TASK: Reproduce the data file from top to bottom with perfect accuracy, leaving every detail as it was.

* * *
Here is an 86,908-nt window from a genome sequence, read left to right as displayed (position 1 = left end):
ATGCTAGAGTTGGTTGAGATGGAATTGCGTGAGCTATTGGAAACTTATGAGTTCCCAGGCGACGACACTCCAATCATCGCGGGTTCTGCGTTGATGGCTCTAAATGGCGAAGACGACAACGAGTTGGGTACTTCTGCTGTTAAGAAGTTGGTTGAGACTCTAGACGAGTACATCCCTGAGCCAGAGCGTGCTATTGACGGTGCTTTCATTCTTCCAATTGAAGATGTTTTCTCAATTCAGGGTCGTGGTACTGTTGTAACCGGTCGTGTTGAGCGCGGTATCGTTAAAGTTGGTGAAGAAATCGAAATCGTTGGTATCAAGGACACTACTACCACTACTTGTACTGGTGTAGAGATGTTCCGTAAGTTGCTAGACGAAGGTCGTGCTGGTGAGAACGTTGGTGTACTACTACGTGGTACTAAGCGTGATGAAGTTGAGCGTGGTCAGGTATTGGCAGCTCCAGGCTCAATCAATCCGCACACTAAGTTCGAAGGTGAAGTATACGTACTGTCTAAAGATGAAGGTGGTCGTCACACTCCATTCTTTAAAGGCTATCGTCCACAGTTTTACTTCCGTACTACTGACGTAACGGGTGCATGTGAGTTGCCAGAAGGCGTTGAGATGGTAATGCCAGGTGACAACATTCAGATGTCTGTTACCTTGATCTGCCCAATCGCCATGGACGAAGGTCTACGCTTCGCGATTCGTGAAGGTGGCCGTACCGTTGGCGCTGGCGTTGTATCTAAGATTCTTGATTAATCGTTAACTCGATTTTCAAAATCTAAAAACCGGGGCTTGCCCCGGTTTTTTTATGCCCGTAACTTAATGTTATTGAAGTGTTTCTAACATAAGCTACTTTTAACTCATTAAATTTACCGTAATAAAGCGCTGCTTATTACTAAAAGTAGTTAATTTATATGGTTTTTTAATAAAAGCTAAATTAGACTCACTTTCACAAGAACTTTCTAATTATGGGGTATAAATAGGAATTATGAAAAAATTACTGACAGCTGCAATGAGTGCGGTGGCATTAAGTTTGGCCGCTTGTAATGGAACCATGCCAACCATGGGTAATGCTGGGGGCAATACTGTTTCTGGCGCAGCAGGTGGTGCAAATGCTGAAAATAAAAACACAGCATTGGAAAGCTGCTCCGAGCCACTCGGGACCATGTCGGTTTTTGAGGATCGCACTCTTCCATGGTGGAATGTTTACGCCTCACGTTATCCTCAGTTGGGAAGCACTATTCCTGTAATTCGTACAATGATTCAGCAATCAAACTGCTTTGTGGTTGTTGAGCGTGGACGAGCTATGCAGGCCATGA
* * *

Here is an 86,908-nt window from a genome sequence, read left to right as displayed (position 1 = left end):
ATGCTAGAGTTGGTTGAGATGGAATTGCGTGAGCTATTGGAAACTTATGAGTTCCCAGGCGACGACACTCCAATCATCGCGGGTTCTGCGTTGATGGCTCTAAATGGCGAAGACGACAACGAGTTGGGTACTTCTGCTGTTAAGAAGTTGGTTGAGACTCTAGACGAGTACATCCCTGAGCCAGAGCGTGCTATTGACGGTGCTTTCATTCTTCCAATTGAAGATGTTTTCTCAATTCAGGGTCGTGGTACTGTTGTAACCGGTCGTGTTGAGCGCGGTATCGTTAAAGTTGGTGAAGAAATCGAAATCGTTGGTATCAAGGACACTACTACCACTACTTGTACTGGTGTAGAGATGTTCCGTAAGTTGCTAGACGAAGGTCGTGCTGGTGAGAACGTTGGTGTACTACTACGTGGTACTAAGCGTGATGAAGTTGAGCGTGGTCAGGTATTGGCAGCTCCAGGCTCAATCAATCCGCACACTAAGTTCGAAGGTGAAGTATACGTACTGTCTAAAGATGAAGGTGGTCGTCACACTCCATTCTTTAAAGGCTATCGTCCACAGTTTTACTTCCGTACTACTGACGTAACGGGTGCATGTGAGTTGCCAGAAGGCGTTGAGATGGTAATGCCAGGTGACAACATTCAGATGTCTGTTACCTTGATCTGCCCAATCGCCATGGACGAAGGTCTACGCTTCGCGATTCGTGAAGGTGGCCGTACCGTTGGCGCTGGCGTTGTATCTAAGATTCTTGATTAATCGTTAACTCGATTTTCAAAATCTAAAAACCGGGGCTTGCCCCGGTTTTTTTATGCCCGTAACTTAATGTTATTGAAGTGTTTCTAACATAAGCTACTTTTAACTCATTAAATTTACCGTAATAAAGCGCTGCTTATTACTAAAAGTAGTTAATTTATATGGTTTTTTAATAAAAGCTAAATTAGACTCACTTTCACAAGAACTTTCTAATTATGGGGTATAAATAGGAATTATGAAAAAATTACTGACAGCTGCAATGAGTGCGGTGGCATTAAGTTTGGCCGCTTGTAATGGAACCATGCCAACCATGGGTAATGCTGGGGGCAATACTGTTTCTGGCGCAGCAGGTGGTGCAAATGCTGAAAATAAAAACACAGCATTGGAAAGCTGCTCCGAGCCACTCGGGACCATGTCGGTTTTTGAGGATCGCACTCTTCCATGGTGGAATGTTTACGCCTCACGTTATCCTCAGTTGGGAAGCACTATTCCTGTAATTCGTACAATGATTCAGCAATCAAACTGCTTTGTGGTTGTTGAGCGTGGACGAGCTATGCAGGCCATGA